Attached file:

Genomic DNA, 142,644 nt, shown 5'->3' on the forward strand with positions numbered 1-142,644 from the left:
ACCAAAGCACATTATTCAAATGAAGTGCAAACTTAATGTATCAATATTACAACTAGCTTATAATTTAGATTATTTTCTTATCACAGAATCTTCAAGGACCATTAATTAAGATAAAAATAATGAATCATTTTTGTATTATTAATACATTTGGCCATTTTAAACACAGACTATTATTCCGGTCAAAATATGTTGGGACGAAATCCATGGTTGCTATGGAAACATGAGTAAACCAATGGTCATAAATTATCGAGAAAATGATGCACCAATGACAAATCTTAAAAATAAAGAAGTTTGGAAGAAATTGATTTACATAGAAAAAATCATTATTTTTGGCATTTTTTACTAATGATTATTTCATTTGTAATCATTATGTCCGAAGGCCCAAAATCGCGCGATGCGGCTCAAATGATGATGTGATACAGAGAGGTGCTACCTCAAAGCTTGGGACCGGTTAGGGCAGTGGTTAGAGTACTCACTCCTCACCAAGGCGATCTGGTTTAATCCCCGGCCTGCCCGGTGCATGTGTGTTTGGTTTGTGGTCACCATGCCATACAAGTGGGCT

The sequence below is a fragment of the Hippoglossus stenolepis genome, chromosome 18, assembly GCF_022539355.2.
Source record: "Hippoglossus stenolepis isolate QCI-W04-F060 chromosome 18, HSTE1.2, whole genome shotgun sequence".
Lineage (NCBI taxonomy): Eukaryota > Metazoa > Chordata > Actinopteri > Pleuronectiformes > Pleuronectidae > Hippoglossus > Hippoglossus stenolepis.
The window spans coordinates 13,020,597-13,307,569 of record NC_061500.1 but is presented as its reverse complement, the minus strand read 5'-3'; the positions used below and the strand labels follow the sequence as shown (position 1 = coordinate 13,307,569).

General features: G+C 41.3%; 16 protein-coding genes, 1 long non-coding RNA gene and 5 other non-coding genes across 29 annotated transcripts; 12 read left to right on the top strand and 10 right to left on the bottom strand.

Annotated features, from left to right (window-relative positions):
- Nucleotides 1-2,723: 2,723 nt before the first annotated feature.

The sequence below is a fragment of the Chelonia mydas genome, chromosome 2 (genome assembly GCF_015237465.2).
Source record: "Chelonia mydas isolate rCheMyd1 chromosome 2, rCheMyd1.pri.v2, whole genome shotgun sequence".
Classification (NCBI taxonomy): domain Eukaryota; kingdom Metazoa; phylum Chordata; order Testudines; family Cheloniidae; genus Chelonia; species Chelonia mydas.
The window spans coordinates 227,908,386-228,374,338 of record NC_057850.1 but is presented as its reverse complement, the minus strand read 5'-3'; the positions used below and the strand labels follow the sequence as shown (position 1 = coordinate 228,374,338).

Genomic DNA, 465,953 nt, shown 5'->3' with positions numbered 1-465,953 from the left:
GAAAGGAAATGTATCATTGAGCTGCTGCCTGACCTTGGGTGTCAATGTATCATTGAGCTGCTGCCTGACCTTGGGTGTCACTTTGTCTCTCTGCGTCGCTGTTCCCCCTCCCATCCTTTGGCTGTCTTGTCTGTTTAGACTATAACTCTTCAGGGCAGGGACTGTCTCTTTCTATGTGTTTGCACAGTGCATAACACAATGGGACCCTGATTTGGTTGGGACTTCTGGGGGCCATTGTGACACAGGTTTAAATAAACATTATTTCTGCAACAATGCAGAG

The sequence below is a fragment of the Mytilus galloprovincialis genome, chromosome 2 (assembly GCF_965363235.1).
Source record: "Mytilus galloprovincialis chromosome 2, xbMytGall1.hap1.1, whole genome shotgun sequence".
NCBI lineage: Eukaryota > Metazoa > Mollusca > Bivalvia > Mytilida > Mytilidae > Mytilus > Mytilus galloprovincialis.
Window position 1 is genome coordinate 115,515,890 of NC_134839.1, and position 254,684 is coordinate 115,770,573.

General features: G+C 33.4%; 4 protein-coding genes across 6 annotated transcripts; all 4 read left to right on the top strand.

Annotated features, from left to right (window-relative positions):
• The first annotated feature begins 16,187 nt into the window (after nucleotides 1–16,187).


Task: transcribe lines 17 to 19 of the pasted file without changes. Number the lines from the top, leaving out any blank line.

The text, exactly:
Source record: "Mytilus galloprovincialis chromosome 2, xbMytGall1.hap1.1, whole genome shotgun sequence".
NCBI lineage: Eukaryota > Metazoa > Mollusca > Bivalvia > Mytilida > Mytilidae > Mytilus > Mytilus galloprovincialis.
Window position 1 is genome coordinate 115,515,890 of NC_134839.1, and position 254,684 is coordinate 115,770,573.